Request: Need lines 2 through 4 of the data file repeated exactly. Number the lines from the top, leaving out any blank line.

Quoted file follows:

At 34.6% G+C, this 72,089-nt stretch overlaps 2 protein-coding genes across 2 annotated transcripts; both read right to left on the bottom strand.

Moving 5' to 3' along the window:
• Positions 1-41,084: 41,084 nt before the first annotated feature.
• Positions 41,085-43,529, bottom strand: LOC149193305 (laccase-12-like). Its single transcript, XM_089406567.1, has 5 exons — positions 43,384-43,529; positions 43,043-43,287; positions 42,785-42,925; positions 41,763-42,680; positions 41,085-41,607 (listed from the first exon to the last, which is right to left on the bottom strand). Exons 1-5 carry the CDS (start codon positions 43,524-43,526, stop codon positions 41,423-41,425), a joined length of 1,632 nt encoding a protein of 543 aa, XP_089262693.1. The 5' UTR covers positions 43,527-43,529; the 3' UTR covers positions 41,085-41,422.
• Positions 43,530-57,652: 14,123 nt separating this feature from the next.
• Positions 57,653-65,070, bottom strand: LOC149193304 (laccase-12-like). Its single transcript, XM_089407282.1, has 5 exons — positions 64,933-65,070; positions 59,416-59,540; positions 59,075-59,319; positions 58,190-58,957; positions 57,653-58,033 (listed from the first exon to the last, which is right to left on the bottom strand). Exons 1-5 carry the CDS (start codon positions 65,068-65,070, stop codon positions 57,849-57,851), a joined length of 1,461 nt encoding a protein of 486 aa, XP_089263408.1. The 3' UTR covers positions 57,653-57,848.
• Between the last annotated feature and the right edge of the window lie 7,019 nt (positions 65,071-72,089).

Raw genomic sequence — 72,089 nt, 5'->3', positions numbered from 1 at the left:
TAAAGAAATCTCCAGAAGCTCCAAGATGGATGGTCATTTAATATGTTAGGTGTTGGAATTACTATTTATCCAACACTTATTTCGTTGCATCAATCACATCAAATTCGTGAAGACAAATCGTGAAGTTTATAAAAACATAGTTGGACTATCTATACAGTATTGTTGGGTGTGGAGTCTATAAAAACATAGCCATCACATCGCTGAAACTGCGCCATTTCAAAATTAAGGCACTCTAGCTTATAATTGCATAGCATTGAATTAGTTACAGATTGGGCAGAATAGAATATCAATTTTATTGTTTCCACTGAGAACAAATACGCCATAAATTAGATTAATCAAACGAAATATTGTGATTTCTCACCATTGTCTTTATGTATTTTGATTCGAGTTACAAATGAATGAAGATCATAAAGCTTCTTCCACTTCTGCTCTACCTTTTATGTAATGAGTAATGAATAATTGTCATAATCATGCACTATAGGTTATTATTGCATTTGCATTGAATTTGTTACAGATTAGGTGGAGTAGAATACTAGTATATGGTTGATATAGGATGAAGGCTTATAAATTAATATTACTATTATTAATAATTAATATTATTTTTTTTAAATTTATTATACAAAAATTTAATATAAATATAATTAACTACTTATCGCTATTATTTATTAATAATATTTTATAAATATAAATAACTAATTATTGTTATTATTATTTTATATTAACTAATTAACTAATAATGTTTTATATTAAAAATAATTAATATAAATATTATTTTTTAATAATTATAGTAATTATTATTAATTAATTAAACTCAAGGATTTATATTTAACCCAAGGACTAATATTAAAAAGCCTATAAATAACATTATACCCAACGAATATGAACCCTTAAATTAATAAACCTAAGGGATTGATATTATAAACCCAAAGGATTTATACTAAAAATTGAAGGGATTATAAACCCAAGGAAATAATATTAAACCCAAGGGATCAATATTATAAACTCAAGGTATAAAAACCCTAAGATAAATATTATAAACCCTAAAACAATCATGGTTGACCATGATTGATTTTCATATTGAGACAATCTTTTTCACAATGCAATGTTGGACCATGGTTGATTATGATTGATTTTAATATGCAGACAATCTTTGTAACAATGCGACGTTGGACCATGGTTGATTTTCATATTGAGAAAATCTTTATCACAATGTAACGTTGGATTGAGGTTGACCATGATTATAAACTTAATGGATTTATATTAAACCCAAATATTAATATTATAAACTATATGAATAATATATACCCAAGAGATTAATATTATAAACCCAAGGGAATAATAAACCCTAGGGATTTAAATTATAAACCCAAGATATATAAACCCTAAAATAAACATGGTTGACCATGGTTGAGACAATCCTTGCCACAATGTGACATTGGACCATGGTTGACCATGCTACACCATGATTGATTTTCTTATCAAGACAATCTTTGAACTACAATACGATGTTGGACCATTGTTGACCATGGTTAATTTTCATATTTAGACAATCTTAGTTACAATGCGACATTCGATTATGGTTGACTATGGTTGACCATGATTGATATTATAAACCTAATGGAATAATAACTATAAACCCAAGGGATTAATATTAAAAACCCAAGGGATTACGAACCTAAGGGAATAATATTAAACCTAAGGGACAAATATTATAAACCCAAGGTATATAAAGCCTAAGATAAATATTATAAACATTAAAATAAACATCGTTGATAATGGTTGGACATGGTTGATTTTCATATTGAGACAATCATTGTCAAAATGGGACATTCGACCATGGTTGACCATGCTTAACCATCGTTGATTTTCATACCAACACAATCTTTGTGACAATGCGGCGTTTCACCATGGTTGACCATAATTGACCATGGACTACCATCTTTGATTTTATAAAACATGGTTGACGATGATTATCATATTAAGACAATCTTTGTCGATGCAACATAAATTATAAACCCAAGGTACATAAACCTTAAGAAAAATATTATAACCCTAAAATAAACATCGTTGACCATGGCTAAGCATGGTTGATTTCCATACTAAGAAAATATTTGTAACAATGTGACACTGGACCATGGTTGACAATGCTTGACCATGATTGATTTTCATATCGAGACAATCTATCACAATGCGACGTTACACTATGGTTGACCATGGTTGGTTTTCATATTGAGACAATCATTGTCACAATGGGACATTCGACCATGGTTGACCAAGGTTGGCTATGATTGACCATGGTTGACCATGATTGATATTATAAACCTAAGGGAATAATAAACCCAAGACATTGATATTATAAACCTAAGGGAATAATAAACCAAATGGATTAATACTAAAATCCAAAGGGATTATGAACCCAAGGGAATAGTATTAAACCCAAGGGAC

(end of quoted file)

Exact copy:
Moving 5' to 3' along the window:
• Positions 1-41,084: 41,084 nt before the first annotated feature.
• Positions 41,085-43,529, bottom strand: LOC149193305 (laccase-12-like). Its single transcript, XM_089406567.1, has 5 exons — positions 43,384-43,529; positions 43,043-43,287; positions 42,785-42,925; positions 41,763-42,680; positions 41,085-41,607 (listed from the first exon to the last, which is right to left on the bottom strand). Exons 1-5 carry the CDS (start codon positions 43,524-43,526, stop codon positions 41,423-41,425), a joined length of 1,632 nt encoding a protein of 543 aa, XP_089262693.1. The 5' UTR covers positions 43,527-43,529; the 3' UTR covers positions 41,085-41,422.